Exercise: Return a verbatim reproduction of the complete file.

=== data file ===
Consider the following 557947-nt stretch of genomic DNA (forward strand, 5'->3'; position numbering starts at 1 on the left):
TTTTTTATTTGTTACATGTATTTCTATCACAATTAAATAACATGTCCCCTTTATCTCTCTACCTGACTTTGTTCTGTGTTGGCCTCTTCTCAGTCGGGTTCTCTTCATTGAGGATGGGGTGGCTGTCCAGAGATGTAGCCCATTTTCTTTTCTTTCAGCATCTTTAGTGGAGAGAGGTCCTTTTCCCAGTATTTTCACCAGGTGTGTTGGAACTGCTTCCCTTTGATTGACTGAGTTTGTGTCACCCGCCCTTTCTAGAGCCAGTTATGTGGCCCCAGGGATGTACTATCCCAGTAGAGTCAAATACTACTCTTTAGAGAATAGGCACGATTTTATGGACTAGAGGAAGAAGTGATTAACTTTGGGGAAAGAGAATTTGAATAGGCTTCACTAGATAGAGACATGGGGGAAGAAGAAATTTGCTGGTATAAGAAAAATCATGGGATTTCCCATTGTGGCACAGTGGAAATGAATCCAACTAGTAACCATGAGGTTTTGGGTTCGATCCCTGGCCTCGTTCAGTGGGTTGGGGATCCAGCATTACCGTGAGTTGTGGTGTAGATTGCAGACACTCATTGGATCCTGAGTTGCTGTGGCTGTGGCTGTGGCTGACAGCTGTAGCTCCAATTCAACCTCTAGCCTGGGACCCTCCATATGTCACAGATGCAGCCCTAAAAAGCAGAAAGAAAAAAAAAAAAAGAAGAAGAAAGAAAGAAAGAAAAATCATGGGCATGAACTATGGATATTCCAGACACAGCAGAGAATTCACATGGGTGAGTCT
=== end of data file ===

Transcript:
Consider the following 557947-nt stretch of genomic DNA (forward strand, 5'->3'; position numbering starts at 1 on the left):
TTTTTTATTTGTTACATGTATTTCTATCACAATTAAATAACATGTCCCCTTTATCTCTCTACCTGACTTTGTTCTGTGTTGGCCTCTTCTCAGTCGGGTTCTCTTCATTGAGGATGGGGTGGCTGTCCAGAGATGTAGCCCATTTTCTTTTCTTTCAGCATCTTTAGTGGAGAGAGGTCCTTTTCCCAGTATTTTCACCAGGTGTGTTGGAACTGCTTCCCTTTGATTGACTGAGTTTGTGTCACCCGCCCTTTCTAGAGCCAGTTATGTGGCCCCAGGGATGTACTATCCCAGTAGAGTCAAATACTACTCTTTAGAGAATAGGCACGATTTTATGGACTAGAGGAAGAAGTGATTAACTTTGGGGAAAGAGAATTTGAATAGGCTTCACTAGATAGAGACATGGGGGAAGAAGAAATTTGCTGGTATAAGAAAAATCATGGGATTTCCCATTGTGGCACAGTGGAAATGAATCCAACTAGTAACCATGAGGTTTTGGGTTCGATCCCTGGCCTCGTTCAGTGGGTTGGGGATCCAGCATTACCGTGAGTTGTGGTGTAGATTGCAGACACTCATTGGATCCTGAGTTGCTGTGGCTGTGGCTGTGGCTGACAGCTGTAGCTCCAATTCAACCTCTAGCCTGGGACCCTCCATATGTCACAGATGCAGCCCTAAAAAGCAGAAAGAAAAAAAAAAAAAGAAGAAGAAAGAAAGAAAGAAAAATCATGGGCATGAACTATGGATATTCCAGACACAGCAGAGAATTCACATGGGTGAGTCT